Great Britain

Divided Britain: health and income gap larger than any other wealthy country

Britain’s regional differences are greater than those of any developed country in the world, a study has found.

Research by the IPPR North think-tank found that parts of the north of England have higher mortality rates than areas of Turkey, Romania and Poland.

What did the report find?

The UK was found to be more unequal than comparable countries when it comes to health, jobs, productivity and disposable income.

In wealthier parts of London, disposable income was shown to be £48,000 higher per person than in areas of the north, says The Times.

Luke Raikes, author of the report, said: “It is no surprise that people across the country feel so disempowered. Both political and economic power are hoarded by a handful of people in London and the south-east and this has damaged all parts of the country, from Newcastle to Newham.”

The UK was found to be the most regionally divided country of its level of development for productivity, and has not improved for a decade.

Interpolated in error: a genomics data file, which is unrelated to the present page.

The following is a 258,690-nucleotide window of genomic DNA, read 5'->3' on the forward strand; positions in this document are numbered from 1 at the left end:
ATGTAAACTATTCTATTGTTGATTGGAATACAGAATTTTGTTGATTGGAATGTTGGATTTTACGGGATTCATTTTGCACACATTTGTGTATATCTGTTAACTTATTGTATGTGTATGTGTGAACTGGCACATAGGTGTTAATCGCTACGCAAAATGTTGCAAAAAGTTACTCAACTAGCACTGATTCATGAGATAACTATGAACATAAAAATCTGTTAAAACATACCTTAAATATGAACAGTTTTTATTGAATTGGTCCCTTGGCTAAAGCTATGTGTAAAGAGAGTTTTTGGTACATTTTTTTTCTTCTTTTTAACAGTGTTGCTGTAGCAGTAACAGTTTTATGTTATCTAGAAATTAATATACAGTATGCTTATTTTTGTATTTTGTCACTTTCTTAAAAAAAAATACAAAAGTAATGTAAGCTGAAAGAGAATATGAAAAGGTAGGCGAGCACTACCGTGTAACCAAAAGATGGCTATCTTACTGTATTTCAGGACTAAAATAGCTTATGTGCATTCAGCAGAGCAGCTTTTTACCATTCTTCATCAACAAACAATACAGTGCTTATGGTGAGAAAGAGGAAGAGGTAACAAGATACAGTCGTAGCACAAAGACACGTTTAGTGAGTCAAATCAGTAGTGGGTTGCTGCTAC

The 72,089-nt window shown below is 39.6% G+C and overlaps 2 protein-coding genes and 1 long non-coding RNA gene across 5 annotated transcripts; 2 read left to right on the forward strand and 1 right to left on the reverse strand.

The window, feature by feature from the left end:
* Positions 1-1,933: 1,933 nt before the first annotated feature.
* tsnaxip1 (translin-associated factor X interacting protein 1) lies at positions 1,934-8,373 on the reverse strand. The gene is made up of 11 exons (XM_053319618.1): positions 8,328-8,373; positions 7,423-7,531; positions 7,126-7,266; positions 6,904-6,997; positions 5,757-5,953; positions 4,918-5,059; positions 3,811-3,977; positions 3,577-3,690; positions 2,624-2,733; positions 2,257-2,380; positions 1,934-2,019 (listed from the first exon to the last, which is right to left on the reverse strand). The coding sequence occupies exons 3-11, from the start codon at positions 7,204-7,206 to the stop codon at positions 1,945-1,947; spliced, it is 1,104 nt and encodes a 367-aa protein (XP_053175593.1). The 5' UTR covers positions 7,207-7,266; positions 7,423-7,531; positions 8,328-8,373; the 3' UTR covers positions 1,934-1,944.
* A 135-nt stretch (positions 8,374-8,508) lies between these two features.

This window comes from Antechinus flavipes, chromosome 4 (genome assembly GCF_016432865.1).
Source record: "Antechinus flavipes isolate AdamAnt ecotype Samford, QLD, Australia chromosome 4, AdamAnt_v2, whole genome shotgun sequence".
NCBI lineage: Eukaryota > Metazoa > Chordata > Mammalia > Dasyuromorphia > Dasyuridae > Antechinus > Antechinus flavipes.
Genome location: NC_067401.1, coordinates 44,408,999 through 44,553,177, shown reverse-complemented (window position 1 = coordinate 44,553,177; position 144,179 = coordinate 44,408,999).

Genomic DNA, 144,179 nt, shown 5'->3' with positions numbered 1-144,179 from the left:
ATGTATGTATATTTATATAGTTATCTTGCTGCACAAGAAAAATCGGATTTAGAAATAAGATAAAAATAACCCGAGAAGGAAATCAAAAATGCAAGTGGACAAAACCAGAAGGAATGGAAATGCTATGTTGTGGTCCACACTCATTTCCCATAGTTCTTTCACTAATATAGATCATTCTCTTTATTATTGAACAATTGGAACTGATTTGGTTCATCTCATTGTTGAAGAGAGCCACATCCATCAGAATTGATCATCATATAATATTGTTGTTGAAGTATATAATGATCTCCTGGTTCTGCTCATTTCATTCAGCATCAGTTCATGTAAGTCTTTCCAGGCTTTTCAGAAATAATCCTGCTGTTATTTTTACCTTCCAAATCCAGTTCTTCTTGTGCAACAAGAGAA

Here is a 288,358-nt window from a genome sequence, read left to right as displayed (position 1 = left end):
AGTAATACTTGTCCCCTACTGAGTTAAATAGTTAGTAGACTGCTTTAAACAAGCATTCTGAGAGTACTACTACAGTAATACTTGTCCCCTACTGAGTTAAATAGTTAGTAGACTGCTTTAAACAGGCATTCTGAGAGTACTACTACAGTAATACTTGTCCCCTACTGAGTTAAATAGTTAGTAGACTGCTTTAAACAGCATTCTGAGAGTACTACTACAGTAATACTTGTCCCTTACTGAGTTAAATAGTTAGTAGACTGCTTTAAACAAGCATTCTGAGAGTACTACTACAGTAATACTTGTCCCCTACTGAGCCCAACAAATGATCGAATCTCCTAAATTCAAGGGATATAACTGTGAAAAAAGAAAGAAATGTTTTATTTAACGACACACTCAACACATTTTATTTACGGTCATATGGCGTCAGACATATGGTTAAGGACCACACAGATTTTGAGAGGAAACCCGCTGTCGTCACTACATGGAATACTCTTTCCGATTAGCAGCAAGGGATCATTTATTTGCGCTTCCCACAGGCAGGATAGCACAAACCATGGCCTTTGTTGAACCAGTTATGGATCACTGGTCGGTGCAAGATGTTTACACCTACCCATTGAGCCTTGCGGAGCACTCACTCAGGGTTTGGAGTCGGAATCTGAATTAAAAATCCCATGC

How does Britain compare?

Mortality rates in Blackpool, Manchester and Hull were found to be worse than those in the Turkish cities of Tunceli, Mardin and Mugla, the Romanian region of Valcea, and the cities of Krakow and Wroclaw in Poland, says The Guardian.

For productivity, the only countries more regionally unequal than the UK are predominantly eastern European economies that are far smaller.

On disposable income, the UK was found to be the most regionally divided of any country of its size and wealth.

What causes the regional divide?

The IPPR says that while the north of England has an economy larger than that of most EU countries, it is held back by Whitehall. The think-tank describes Britain as “the most centralised country of its size in the developed world”.

The report says that that 95p in every £1 paid in tax goes straight to Whitehall, compared with 69p in Germany.

And the lack of money raised locally could be part of the problem – local government spending on economic affairs is just half of what is spent regionally in France and Germany.

The interim director of IPPR North, Arianna Giovannini, said 2019 had “exposed our country’s regional divides” and that economic uncertainty over Brexit had spread to every corner of the UK.

“Devolution must be the way forward for the country, and all areas need substantial power and funding,” said Giovannini. “The next government must lead a devolution parliament – an unprecedented and irreversible shift of power – so that England’s regions, towns and cities can work together to bridge our regional divides.”